At 30 years old, I have made the decision to apply to graduate school at the University of Southern Maine.

One of the requirements to be a student is to have health coverage, so I went on the health care exchange during open enrollment to shop for and learn about my eligibility for health care through the Affordable Care Act. The program I am applying for at USM is intensive, and I can only work in a very limited capacity, if at all, while attending the program.

I was pleased to learn through HealthCare.gov that because of my limited income while in graduate school, I would be eligible for expanded Medicaid through the ACA. But upon further reading, I was reminded of our governor’s choice not to expand Medicaid here in Maine.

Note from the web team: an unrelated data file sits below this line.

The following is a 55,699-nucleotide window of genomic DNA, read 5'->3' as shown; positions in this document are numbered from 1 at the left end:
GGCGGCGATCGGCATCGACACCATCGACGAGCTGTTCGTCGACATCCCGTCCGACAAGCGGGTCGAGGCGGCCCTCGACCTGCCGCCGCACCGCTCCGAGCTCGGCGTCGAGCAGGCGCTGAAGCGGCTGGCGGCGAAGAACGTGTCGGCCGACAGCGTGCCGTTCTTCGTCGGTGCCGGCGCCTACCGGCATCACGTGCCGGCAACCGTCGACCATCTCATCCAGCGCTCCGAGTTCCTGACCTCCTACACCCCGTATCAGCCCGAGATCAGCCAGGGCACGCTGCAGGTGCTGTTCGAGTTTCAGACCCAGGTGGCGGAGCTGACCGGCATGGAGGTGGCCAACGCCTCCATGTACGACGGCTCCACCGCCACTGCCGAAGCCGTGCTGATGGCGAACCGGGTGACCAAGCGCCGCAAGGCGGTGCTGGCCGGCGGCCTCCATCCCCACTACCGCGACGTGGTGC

I thus fall into a category of Mainers who, because the governor has not chosen to expand MaineCare in our state, are not eligible for health care subsidies.

Deciding to go back to school and invest in your career is a hard decision and one that takes a lot of time, effort and resources. The added cost of loans I will need to take out over the next three years to cover premiums and deductibles through USM’s student health insurance will be nearly $10,000.

This is a real cost to students trying to decide if they can afford to invest in their future and their career. Mainers of my generation are already saddled with student debt. The last thing we need are added loans for health insurance while in school.

We should be investing in our workforce here in Maine and making it easier and cheaper for people like myself to invest in their future. An easy start would be to accept the Medicaid expansion as intended by the ACA.

Philip Browne

Kennebunk